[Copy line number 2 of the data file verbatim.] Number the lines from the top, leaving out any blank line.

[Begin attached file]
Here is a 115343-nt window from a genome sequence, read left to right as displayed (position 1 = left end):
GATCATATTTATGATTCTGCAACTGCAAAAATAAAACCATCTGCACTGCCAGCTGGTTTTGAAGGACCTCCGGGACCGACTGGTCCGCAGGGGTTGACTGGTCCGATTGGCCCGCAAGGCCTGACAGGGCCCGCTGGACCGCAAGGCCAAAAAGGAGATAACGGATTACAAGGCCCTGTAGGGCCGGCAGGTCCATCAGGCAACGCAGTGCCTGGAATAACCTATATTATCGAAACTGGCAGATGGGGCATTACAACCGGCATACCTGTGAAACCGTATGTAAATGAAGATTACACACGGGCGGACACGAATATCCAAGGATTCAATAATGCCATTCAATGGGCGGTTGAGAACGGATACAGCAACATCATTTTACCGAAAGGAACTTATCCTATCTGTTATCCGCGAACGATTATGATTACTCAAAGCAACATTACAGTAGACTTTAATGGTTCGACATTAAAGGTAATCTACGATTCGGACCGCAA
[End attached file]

GATCATATTTATGATTCTGCAACTGCAAAAATAAAACCATCTGCACTGCCAGCTGGTTTTGAAGGACCTCCGGGACCGACTGGTCCGCAGGGGTTGACTGGTCCGATTGGCCCGCAAGGCCTGACAGGGCCCGCTGGACCGCAAGGCCAAAAAGGAGATAACGGATTACAAGGCCCTGTAGGGCCGGCAGGTCCATCAGGCAACGCAGTGCCTGGAATAACCTATATTATCGAAACTGGCAGATGGGGCATTACAACCGGCATACCTGTGAAACCGTATGTAAATGAAGATTACACACGGGCGGACACGAATATCCAAGGATTCAATAATGCCATTCAATGGGCGGTTGAGAACGGATACAGCAACATCATTTTACCGAAAGGAACTTATCCTATCTGTTATCCGCGAACGATTATGATTACTCAAAGCAACATTACAGTAGACTTTAATGGTTCGACATTAAAGGTAATCTACGATTCGGACCGCAA